Taking students beyond their textbooks

November 17, 2015

By Jan Jarvis

SMU students in anatomy lab

Photo by Jill Johnson

Southern Methodist University senior Sarah Levin stared at the body before her in the Anatomy Lab at UNT Health Science Center.

“I’ve seen ligaments and tendons in textbooks,” she said. “But now I’m actually seeing all the things I learned in class in real life.”

That reaction was exactly what Rita Patterson, PhD, had in mind when she invited SMU juniors and seniors to visit the lab for a lesson they were unlikely to forget.

“This is a chance to see how tendons look different from muscles,” said Patterson, Professor of Family Medicine at UNTHSC. “You have to know anatomy if you’re going to understand how the body moves.”

The Anatomy Lab visit is part of a collaboration combining SMU’s sports medicine expertise with UNTHSC’s clinical expertise in the musculoskeletal system.  Two graduate students from UT Arlington also attended. Most of the students are planning to pursue careers in health care.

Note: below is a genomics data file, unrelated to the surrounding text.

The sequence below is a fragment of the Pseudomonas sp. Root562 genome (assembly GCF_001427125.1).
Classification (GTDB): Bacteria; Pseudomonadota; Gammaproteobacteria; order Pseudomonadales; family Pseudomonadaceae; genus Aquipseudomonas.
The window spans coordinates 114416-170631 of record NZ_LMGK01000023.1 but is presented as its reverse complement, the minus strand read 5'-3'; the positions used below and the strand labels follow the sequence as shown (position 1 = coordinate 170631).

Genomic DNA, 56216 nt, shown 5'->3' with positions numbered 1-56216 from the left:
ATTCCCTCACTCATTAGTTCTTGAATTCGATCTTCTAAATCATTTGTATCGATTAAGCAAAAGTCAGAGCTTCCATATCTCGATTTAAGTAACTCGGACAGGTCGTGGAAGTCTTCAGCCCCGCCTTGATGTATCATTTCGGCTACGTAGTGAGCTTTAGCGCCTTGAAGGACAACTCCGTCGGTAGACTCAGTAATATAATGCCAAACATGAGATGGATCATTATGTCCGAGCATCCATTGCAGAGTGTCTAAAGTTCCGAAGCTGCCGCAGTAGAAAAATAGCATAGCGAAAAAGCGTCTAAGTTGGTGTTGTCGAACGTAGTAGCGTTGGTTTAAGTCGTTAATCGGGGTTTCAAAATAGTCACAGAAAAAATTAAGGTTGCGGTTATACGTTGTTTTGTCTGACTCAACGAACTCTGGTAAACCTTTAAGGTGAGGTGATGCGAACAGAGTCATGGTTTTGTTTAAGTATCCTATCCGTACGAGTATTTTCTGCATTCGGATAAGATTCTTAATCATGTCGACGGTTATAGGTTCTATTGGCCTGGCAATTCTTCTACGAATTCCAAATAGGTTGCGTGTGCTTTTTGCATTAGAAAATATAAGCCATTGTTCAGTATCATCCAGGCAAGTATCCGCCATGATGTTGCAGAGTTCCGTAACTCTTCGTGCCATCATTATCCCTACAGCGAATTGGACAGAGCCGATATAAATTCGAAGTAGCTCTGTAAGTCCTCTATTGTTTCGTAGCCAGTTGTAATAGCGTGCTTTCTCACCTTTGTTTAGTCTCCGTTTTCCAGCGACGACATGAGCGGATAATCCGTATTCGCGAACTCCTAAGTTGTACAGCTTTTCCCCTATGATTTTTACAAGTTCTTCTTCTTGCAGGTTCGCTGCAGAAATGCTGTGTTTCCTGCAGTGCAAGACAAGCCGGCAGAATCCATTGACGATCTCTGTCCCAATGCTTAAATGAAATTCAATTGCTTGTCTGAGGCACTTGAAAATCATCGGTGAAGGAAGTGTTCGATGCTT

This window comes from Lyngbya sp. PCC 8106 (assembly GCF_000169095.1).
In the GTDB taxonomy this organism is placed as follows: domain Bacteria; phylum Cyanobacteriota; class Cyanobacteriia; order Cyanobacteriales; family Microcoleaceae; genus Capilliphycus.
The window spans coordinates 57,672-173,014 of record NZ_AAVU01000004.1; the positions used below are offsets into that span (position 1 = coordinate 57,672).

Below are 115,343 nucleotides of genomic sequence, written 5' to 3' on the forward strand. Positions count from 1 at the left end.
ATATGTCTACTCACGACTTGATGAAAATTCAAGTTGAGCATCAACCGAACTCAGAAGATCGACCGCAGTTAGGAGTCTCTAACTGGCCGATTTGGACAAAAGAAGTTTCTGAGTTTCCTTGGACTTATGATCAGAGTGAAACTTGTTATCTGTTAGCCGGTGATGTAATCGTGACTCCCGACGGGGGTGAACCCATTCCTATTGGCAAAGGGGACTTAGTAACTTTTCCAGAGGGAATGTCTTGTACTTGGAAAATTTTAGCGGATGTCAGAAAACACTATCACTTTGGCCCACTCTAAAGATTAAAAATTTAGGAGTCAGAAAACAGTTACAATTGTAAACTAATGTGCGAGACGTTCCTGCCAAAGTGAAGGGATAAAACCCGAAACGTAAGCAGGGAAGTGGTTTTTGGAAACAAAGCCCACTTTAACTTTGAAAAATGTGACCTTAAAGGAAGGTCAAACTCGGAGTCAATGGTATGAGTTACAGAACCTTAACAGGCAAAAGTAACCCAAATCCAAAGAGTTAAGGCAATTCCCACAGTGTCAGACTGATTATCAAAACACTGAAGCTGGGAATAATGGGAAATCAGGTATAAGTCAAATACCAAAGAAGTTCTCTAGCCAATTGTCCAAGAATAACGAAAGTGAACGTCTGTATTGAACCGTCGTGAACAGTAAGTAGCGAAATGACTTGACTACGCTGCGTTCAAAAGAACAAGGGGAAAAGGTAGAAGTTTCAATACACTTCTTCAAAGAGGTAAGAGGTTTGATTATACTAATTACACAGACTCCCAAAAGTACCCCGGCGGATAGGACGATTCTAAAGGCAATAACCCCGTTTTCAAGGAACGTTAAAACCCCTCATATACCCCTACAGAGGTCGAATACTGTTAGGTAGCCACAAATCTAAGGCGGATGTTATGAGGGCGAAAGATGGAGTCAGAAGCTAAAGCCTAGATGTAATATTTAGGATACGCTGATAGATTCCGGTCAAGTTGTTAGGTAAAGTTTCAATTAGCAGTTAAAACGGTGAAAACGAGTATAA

For many, it’s an eye-opening experience, said Peter Weyand, PhD, Associate Professor in Applied Physiology and Wellness at SMU.

“This is the first opportunity for a lot of them to actually see the anatomy of the human body,” he said. “This lab provides context that can’t be found in a textbook.”

Students are also made aware of the gift the donors have made, said Geoffrey Guttmann, PhD, Associate Professor in the Center for Anatomical Sciences at UNTHSC.

“People who donate their bodies want to help students with their education and give them an opportunity to practice,” he said. “They want them to have every opportunity to make a mistake here instead of on a live patient.”

Many of the students found the experience sparked an even greater interest in sports medicine and other professions.

Brandon Niven, who plans to become a physical therapist, said he was surprised by how different a real body looks compared to models and drawings.

“You don’t really understand completely all the different parts of the body until you actually see one,” he said.

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